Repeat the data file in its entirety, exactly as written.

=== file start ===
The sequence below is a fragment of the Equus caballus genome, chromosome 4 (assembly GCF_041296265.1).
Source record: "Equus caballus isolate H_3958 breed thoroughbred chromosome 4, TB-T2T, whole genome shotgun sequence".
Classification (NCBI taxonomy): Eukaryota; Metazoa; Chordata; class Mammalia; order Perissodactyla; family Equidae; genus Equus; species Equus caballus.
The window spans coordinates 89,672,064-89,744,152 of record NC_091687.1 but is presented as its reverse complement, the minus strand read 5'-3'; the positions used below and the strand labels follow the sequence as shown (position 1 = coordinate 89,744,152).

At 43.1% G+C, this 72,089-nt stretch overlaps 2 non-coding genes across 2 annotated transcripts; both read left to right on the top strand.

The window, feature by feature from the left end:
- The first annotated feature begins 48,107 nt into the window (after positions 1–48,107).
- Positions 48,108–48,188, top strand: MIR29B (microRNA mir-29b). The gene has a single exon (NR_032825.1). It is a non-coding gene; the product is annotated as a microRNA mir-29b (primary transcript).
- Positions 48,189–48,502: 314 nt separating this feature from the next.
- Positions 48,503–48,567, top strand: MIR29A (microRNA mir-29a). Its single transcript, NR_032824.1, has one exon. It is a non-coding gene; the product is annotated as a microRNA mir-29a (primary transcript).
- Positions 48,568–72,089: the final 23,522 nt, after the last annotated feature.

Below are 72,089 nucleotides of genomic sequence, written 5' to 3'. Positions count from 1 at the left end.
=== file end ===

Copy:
The sequence below is a fragment of the Equus caballus genome, chromosome 4 (assembly GCF_041296265.1).
Source record: "Equus caballus isolate H_3958 breed thoroughbred chromosome 4, TB-T2T, whole genome shotgun sequence".
Classification (NCBI taxonomy): Eukaryota; Metazoa; Chordata; class Mammalia; order Perissodactyla; family Equidae; genus Equus; species Equus caballus.
The window spans coordinates 89,672,064-89,744,152 of record NC_091687.1 but is presented as its reverse complement, the minus strand read 5'-3'; the positions used below and the strand labels follow the sequence as shown (position 1 = coordinate 89,744,152).

At 43.1% G+C, this 72,089-nt stretch overlaps 2 non-coding genes across 2 annotated transcripts; both read left to right on the top strand.

The window, feature by feature from the left end:
- The first annotated feature begins 48,107 nt into the window (after positions 1–48,107).
- Positions 48,108–48,188, top strand: MIR29B (microRNA mir-29b). The gene has a single exon (NR_032825.1). It is a non-coding gene; the product is annotated as a microRNA mir-29b (primary transcript).
- Positions 48,189–48,502: 314 nt separating this feature from the next.
- Positions 48,503–48,567, top strand: MIR29A (microRNA mir-29a). Its single transcript, NR_032824.1, has one exon. It is a non-coding gene; the product is annotated as a microRNA mir-29a (primary transcript).
- Positions 48,568–72,089: the final 23,522 nt, after the last annotated feature.

Below are 72,089 nucleotides of genomic sequence, written 5' to 3'. Positions count from 1 at the left end.